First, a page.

MI6 Phone Attack Was 'Easy' Claims Team Poison Hacker Behind 'Anti-Terror Line Breach'


A hacker who claims to be behind the release of highly-sensitive telephone conversations on Scotland Yard's anti-terrorist hotline has said the alleged attack was "easy".

Known as TriCk, the leader of the hacking group TeaMp0isoN is a 17-year-old Muslim who has previously claimed to be British.

"It wasn't a hard hack at all," he said in an exclusive interview with the Huffington Post UK.

"It was actually easy, you just have to learn how phone systems work and learn the art of phreaking, which most so-called hackers these days don't even read about. Nor do they even know what phreaking is, except for the underground that is."

Scotland Yard has launched an investigation after the hacking group posted audio of a telephone conversation apparently between an MI6 officer and Trick

TeamPoison said they targeted counter-terrorism officers at MI6 with a barrage of phone calls for a period of 24 hours, with a denial-of-service (DoS) attack.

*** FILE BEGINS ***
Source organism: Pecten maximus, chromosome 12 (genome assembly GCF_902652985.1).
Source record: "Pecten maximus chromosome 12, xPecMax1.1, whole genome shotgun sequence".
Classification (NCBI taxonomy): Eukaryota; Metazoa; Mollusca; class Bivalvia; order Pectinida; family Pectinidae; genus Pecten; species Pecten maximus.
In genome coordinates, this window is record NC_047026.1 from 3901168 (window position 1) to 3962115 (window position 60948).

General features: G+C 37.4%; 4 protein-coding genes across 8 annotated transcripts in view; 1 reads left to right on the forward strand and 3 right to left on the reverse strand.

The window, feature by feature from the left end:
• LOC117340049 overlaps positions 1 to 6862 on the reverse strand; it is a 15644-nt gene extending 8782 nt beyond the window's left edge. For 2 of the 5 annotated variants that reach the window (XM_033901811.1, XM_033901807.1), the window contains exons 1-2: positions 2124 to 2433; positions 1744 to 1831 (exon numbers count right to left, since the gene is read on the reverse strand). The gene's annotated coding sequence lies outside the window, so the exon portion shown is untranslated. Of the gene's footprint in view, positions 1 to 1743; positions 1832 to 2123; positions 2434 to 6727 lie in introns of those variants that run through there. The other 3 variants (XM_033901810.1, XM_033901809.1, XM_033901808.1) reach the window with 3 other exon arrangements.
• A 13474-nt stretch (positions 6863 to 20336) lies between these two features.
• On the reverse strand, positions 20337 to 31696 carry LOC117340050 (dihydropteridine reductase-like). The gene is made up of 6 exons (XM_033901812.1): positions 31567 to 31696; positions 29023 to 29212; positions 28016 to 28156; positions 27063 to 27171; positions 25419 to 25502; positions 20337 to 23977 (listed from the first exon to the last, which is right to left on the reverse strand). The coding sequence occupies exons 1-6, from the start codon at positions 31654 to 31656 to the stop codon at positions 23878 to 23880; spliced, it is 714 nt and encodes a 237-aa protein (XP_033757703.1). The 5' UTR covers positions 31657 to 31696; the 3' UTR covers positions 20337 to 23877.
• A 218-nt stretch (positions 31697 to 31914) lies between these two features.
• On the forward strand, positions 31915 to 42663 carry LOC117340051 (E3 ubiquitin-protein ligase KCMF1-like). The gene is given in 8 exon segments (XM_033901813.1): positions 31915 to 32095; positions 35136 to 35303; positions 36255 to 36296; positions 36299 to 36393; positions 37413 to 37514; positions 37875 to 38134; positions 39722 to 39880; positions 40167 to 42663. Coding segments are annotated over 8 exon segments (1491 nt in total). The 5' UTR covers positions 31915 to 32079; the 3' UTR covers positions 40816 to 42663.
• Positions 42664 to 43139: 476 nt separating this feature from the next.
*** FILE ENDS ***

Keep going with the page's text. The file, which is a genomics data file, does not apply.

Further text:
He went on: "It's not hard to learn either but most novices in the hacking scene would rather follow groups like Anonymous and pick up pre-made tools to perform attacks, which is not hacking at all."

TeamPoison is inspired by an anti-authoritarian, anti-US philosophy which was summed up in the released prank phone call, somewhat succinctly, as "knowledge is power".

"We didn't record all of it, they raged at times, but they obviously took it serious," he said of the call in which he apparently spoke to counter-terrorism officers.

"There's a older hacking quote 'don't learn to hack, hack to learn'," Trick said.

A statement by Scotland Yard said: "We are aware of an issue whereby telephone conversations relating to the anti-terror hotline were recorded.

"Officers are currently looking into the matter and appropriate action will be taken."

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